ELI: Out of baseball, do you have a favorite team?
MATT: The 49ers.
ELI: How about a favorite movie?
MATT: Bull Durham.
ELI: What is the one thing you would say an everyday fan does not know about sports agents?
MATT: I think that fans do not know how important our relationships with our players are. With all the things out side baseball, having us can really influence a career. Wives, girlfriends, breakups, parents pass away, all that can effect a player. Having us to turn to really helps players and I think that is the one thing people do not understand.
Wednesday, October 24, 2007
ELI: What was it like being drafted by the Cubs? Did you see it coming?
JAMIE: It was exciting. It was a dream come true to be drafted by a pro team and have the opportunity to play.
ELI: After pitching in the majors for several years, you were sent back to the minors in 1992? What did you work on while you were down there to get back?
JAMIE: Getting my confidence back.
ELI: What was it like getting traded from the Red Sox to the Mariners? How did you find out?
JAMIE: It was an exciting opportunity to be a starting pitcher on a regular basis, doing what I wanted to do, going to an organization where I knew there was a consistent chance to go far, as long as I did well. I found out right before a game- I took off my uniform and just got on a plane.
ELI: Many would say that 1997 was your breakout year with the Mariners. Do you remember working on anything in the off season before that to get better?
JAMIE: Nothing in particular, the same program every season. Consistent work outs and getting rest while trying to get mentally prepared is all.
ELI: What was it like going to Japan in 1998? Were any of the players playing on the Japan team playing in the majors now?
JAMIE: Ichiro and [Hideki] Matsui were there. The opportunity to play on an All Star team was really exciting. Often times I thought about how I wanted to play on a regular season team full of All-Stars.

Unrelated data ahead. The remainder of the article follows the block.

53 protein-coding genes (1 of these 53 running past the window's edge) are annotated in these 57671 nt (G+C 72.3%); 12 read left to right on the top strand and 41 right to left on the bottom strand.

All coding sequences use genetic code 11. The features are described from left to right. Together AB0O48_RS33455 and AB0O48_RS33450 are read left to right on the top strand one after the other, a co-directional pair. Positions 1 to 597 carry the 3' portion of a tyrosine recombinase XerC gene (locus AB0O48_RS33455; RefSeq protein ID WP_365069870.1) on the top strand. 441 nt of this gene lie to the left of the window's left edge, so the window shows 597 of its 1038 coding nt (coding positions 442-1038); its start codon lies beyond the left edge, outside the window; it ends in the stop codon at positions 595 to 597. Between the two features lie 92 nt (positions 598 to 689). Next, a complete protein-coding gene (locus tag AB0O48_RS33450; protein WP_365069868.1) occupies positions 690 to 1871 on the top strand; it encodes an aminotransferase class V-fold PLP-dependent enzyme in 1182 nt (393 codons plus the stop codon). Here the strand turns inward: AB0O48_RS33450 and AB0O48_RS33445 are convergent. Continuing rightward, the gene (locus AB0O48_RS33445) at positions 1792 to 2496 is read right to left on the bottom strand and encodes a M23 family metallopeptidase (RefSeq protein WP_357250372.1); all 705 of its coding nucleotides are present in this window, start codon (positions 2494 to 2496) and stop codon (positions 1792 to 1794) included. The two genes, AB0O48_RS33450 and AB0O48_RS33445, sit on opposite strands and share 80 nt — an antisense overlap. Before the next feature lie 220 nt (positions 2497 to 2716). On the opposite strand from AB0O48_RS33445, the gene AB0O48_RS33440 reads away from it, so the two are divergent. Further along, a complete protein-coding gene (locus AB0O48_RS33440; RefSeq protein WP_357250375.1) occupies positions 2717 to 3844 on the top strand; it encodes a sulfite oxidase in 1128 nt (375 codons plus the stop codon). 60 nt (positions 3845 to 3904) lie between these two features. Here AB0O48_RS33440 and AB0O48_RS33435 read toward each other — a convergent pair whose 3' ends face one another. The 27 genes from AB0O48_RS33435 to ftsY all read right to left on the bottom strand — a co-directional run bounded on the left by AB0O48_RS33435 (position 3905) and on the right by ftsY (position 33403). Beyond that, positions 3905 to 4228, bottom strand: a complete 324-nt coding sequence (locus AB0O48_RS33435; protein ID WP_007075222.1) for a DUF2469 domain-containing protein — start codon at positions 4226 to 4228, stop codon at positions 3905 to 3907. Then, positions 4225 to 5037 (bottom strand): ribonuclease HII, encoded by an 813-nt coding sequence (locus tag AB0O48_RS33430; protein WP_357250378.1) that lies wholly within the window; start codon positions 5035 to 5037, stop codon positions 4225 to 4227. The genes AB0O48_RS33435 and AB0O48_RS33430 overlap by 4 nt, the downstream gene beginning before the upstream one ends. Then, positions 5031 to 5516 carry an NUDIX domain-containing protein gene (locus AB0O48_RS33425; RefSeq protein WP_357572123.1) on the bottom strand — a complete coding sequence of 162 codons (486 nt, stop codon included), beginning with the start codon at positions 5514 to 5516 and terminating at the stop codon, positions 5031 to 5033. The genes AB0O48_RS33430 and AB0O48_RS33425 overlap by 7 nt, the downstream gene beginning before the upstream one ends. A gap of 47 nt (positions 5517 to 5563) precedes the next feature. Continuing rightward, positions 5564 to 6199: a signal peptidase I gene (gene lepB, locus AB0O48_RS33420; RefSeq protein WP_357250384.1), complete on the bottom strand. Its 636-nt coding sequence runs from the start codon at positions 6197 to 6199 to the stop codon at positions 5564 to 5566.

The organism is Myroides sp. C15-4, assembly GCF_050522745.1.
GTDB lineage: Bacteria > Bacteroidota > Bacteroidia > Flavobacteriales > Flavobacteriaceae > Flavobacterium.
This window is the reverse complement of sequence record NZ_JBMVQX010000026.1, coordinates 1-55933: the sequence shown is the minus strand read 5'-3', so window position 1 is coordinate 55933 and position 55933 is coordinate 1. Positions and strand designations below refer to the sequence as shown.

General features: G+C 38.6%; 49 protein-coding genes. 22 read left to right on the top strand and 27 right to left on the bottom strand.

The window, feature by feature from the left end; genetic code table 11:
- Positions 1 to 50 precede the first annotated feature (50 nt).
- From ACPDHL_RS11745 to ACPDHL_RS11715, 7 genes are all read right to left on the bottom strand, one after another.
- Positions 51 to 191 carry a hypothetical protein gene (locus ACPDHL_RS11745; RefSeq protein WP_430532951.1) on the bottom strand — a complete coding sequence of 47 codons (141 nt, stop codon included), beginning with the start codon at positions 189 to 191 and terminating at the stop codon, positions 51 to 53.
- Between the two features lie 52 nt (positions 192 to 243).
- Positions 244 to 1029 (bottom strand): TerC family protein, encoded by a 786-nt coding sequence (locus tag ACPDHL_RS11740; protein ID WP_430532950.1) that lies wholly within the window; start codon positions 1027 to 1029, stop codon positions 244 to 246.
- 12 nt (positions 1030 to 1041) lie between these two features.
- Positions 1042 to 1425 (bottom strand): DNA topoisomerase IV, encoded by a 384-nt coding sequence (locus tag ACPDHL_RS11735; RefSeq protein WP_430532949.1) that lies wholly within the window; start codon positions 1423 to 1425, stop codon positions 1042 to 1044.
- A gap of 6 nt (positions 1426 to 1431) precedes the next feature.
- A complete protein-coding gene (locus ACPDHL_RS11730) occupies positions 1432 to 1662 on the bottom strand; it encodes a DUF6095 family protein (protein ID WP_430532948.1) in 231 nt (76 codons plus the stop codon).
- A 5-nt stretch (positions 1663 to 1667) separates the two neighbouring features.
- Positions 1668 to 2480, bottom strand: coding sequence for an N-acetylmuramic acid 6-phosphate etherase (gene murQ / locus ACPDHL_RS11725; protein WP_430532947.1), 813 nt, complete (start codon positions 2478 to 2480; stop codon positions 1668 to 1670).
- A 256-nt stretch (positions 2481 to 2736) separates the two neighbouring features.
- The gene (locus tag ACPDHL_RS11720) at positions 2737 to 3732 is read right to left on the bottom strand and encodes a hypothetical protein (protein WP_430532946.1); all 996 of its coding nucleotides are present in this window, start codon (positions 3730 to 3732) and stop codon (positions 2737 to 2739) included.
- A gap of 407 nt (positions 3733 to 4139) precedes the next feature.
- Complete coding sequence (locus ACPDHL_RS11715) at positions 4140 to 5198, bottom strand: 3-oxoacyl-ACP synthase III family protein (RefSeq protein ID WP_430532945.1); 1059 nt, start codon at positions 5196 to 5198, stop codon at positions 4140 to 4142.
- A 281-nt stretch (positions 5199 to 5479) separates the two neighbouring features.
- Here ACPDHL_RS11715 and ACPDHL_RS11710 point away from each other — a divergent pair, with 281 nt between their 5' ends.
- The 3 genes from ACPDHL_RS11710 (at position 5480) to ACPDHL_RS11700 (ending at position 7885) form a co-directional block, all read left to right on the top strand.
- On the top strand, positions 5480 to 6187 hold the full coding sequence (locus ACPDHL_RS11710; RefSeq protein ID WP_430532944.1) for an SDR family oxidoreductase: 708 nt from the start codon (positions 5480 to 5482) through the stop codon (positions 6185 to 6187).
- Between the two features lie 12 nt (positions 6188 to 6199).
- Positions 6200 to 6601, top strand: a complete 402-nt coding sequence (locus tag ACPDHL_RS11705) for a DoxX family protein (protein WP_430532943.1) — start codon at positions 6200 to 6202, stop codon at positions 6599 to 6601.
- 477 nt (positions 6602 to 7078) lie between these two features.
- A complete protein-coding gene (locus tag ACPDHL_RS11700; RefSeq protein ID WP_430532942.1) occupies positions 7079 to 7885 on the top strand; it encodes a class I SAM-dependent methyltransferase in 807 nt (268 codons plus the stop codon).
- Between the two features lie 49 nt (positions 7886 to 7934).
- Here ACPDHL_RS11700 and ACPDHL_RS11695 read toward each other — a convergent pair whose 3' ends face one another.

ELI: The 2001 season was a crazy year for the Mariners. What do you remember most from that year?
JAMIE: Everybody came in with a great work ethic and expected win, and we did. We tied the MLB record with 116 wins.
ELI: The final game in 2007 was a big one, were you feeling any different about that start than other ones?
JAMIE: I knew the significance of what was going on, which made it exciting, starting knowing the Mets were losing. But I tried to focus on pitching well, and fortunately we were able to win, and it gave us a division championship.
ELI: Can you tell me some about the Moyer Foundation? Camp Erin?
JAMIE: The Foundation is an extended home for me with the support of great employees, great volunteers, and the generous support of the community believing in what we do at the Foundation. With all that support, it has been a great way to give back to the community. Camp Erin is our bereavement camps for children- it is a special place for us. I feel privileged and honored to establish more Camp Erin's in the Northwest and beyond. To see many children, who are going through such a difficult time, benefit from Camp Erin is fulfilling. We are so grateful to those who have supported our mission through Camp Erin and we look forward to continuing to help kids for many years to come.
ELI: What would you say is your best pitch?
JAMIE: Any pitch that I can get someone out early on!
ELI: Could you name one hitter you have had constant success against?
JAMIE: It varies. Nobody really stands out. Maybe Scott Brosius.
ELI: Who is the funniest guy in the clubhouse?
JAMIE: Shane Victorino.
ELI: Who on the Phillies is most likely to be found sleeping in the dugout during the game?
JAMIE: Nobody, because I wouldn't let them.
ELI: What is your favorite baseball movie?
JAMIE: Field of Dreams.
ELI: Can you think of a funny mound visit you had with a coach or catcher?
JAMIE: Danny Wilson, during a Yankees game. I had left him a message earlier in the day asking him to be a God father to my son. The message got mixed up at the hotel, and he didn't get back to me immediately. At the game that night, after the first pitch, he walked up to me, handed me the ball, and said, 'Oh, and by the way, yes!'
ELI: If you could pitch to one pitcher in the past, who would it be?
JAMIE: Babe Ruth.